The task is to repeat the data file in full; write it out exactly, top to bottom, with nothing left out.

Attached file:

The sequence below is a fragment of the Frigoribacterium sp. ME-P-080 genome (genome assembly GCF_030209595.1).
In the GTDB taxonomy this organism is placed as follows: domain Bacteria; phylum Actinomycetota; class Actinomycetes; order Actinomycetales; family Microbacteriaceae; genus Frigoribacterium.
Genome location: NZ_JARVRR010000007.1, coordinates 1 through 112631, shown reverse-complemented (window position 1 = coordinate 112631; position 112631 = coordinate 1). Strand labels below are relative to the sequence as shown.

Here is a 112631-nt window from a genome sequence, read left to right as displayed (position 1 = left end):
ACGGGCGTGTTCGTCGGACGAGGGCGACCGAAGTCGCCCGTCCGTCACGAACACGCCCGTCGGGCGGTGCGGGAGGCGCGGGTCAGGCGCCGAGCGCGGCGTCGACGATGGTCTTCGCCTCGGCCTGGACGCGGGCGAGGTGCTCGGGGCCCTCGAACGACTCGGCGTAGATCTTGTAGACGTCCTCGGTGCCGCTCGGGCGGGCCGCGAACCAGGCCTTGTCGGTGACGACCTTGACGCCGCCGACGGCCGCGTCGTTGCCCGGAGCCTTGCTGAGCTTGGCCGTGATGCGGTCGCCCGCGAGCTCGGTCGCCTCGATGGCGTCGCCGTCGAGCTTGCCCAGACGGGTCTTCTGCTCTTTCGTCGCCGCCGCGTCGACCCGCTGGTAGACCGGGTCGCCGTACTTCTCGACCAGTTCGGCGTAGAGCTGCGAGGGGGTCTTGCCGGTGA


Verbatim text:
The sequence below is a fragment of the Frigoribacterium sp. ME-P-080 genome (genome assembly GCF_030209595.1).
In the GTDB taxonomy this organism is placed as follows: domain Bacteria; phylum Actinomycetota; class Actinomycetes; order Actinomycetales; family Microbacteriaceae; genus Frigoribacterium.
Genome location: NZ_JARVRR010000007.1, coordinates 1 through 112631, shown reverse-complemented (window position 1 = coordinate 112631; position 112631 = coordinate 1). Strand labels below are relative to the sequence as shown.

Here is a 112631-nt window from a genome sequence, read left to right as displayed (position 1 = left end):
ACGGGCGTGTTCGTCGGACGAGGGCGACCGAAGTCGCCCGTCCGTCACGAACACGCCCGTCGGGCGGTGCGGGAGGCGCGGGTCAGGCGCCGAGCGCGGCGTCGACGATGGTCTTCGCCTCGGCCTGGACGCGGGCGAGGTGCTCGGGGCCCTCGAACGACTCGGCGTAGATCTTGTAGACGTCCTCGGTGCCGCTCGGGCGGGCCGCGAACCAGGCCTTGTCGGTGACGACCTTGACGCCGCCGACGGCCGCGTCGTTGCCCGGAGCCTTGCTGAGCTTGGCCGTGATGCGGTCGCCCGCGAGCTCGGTCGCCTCGATGGCGTCGCCGTCGAGCTTGCCCAGACGGGTCTTCTGCTCTTTCGTCGCCGCCGCGTCGACCCGCTGGTAGACCGGGTCGCCGTACTTCTCGACCAGTTCGGCGTAGAGCTGCGAGGGGGTCTTGCCGGTGA